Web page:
After the first year or so, rosemary requires little to no water. You don’t have to prune rosemary, but might want to shape it in early spring every few years. Try not to prune away more than one-third of stems and avoid cutting into the woody branches when possible.
Although few problems affect rosemary plants, the spittle bug can take up residence on the stems. The covering over the bug looks like pieces of cotton or meringue on stems. Just spray them off with a hose. Winter snow can damage rosemary with the slow, cold melting that dampens the plants over cool ground.
There are two types, or growth forms, of rosemary. The plant can grow as a shrub, which can be trimmed into shapes, or as a low-growing groundcover that can cascade over rock walls. Just check your local nursery for one that can handle your cold or heat. Rosemary loves sun, but can do well in partial shade.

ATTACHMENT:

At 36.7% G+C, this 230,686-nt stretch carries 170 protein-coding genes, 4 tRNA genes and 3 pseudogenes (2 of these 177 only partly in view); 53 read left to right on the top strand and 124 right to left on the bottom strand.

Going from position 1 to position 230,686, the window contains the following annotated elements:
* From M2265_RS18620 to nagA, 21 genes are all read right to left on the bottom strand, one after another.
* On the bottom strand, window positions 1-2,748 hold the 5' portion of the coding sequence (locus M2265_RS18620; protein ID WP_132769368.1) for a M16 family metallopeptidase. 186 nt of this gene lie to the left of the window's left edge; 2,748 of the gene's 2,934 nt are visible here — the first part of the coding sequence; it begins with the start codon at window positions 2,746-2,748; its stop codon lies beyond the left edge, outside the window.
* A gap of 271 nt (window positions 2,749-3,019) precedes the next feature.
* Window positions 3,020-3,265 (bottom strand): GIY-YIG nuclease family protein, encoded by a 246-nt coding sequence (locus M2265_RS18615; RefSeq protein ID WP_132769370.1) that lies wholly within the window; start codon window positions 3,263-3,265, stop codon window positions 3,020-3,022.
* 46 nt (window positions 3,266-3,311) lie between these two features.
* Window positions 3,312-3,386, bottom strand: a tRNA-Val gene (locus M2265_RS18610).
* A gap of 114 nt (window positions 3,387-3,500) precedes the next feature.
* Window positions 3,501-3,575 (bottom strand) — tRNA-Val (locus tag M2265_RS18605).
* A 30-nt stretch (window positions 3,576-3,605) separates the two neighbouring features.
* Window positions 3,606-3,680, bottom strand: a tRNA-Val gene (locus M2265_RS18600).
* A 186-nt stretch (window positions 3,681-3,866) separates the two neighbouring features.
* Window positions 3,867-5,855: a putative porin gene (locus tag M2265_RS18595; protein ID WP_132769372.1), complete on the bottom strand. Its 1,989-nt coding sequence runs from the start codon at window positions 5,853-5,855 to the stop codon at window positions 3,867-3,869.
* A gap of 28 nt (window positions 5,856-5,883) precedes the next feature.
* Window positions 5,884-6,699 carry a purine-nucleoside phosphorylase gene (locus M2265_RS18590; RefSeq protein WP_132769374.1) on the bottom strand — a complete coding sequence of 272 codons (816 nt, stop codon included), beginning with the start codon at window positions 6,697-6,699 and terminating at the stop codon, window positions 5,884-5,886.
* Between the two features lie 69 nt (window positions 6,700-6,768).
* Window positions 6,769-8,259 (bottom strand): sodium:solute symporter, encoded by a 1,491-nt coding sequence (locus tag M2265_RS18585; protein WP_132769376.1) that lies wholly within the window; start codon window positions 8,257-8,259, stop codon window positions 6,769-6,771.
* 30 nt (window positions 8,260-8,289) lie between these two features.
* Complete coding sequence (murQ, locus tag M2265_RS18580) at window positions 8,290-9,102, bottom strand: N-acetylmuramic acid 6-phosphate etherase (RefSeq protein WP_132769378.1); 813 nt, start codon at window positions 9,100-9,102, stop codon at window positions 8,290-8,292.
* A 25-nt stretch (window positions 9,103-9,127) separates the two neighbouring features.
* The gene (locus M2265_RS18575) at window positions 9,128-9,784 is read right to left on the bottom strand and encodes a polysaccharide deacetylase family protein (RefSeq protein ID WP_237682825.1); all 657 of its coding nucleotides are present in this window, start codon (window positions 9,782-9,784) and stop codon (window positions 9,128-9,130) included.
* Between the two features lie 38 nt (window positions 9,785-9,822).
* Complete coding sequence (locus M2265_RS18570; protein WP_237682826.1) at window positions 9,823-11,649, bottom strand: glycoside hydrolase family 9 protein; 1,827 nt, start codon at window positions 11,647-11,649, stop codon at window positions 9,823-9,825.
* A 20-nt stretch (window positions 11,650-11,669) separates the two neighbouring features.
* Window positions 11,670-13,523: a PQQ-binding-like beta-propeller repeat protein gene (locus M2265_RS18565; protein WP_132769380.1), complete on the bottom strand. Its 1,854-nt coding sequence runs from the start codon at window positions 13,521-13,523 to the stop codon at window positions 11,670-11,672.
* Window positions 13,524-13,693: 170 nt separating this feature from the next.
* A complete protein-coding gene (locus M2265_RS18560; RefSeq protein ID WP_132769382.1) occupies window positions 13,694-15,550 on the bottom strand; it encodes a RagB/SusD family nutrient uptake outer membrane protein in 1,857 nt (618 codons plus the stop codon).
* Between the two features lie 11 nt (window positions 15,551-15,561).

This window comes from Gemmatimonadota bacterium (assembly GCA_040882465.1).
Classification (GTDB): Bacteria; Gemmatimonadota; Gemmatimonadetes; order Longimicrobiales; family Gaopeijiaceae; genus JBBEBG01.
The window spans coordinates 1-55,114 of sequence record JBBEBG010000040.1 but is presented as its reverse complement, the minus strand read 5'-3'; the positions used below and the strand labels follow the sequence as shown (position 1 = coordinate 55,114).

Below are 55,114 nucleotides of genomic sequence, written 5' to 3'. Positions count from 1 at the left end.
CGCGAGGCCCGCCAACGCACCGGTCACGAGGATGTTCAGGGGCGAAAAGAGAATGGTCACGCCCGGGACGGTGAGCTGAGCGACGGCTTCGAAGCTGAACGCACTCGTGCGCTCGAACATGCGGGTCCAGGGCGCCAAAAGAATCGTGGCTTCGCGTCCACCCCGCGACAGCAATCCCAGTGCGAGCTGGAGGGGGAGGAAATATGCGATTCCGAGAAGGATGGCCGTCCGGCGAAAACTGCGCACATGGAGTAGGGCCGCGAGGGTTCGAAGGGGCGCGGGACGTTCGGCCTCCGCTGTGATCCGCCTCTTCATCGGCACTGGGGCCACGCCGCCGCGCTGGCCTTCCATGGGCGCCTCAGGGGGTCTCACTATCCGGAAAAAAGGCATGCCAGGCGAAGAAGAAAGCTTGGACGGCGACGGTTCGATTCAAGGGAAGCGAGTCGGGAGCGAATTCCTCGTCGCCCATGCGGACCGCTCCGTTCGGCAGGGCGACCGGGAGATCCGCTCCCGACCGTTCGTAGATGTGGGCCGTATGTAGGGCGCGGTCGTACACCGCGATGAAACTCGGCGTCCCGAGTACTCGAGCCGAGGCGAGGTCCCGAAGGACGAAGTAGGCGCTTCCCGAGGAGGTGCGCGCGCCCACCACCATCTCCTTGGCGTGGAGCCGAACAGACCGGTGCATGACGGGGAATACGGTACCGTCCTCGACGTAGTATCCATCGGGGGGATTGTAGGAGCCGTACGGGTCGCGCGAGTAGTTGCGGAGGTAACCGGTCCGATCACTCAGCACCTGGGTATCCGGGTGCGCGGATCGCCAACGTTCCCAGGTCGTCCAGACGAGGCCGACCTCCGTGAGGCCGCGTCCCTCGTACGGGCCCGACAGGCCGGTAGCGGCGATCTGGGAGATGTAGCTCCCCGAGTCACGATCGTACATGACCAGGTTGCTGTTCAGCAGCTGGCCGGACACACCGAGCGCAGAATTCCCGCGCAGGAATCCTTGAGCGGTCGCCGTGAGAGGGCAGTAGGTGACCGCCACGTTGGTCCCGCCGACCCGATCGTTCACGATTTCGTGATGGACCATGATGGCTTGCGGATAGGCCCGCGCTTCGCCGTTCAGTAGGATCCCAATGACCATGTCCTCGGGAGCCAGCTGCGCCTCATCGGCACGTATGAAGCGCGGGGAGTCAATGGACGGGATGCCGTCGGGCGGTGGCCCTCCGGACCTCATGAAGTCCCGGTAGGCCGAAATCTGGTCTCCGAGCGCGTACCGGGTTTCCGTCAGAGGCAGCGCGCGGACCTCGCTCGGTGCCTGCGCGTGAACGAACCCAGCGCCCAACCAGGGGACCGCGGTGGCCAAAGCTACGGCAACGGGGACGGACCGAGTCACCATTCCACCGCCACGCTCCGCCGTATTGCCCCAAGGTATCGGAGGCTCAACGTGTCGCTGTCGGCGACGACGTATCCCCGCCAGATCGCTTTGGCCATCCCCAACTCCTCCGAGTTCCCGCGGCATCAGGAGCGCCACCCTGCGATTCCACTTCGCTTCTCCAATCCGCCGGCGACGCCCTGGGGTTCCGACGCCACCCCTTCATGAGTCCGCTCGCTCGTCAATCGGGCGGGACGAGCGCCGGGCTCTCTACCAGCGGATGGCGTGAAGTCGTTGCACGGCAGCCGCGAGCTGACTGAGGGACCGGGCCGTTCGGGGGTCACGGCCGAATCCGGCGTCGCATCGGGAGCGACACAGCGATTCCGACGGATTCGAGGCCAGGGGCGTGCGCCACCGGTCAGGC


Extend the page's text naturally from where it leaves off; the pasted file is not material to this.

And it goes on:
Plant rosemary in loose, well-draining soil. In cooler climates, tuck the plant against a south-facing wall or protected rocky area to help warm it in winter. Rosemary might do better in containers in hotter Southwest climates, where you can move the plant around for a little more shade in peak summer heat. In colder areas, container-grown rosemary might get too cold to survive.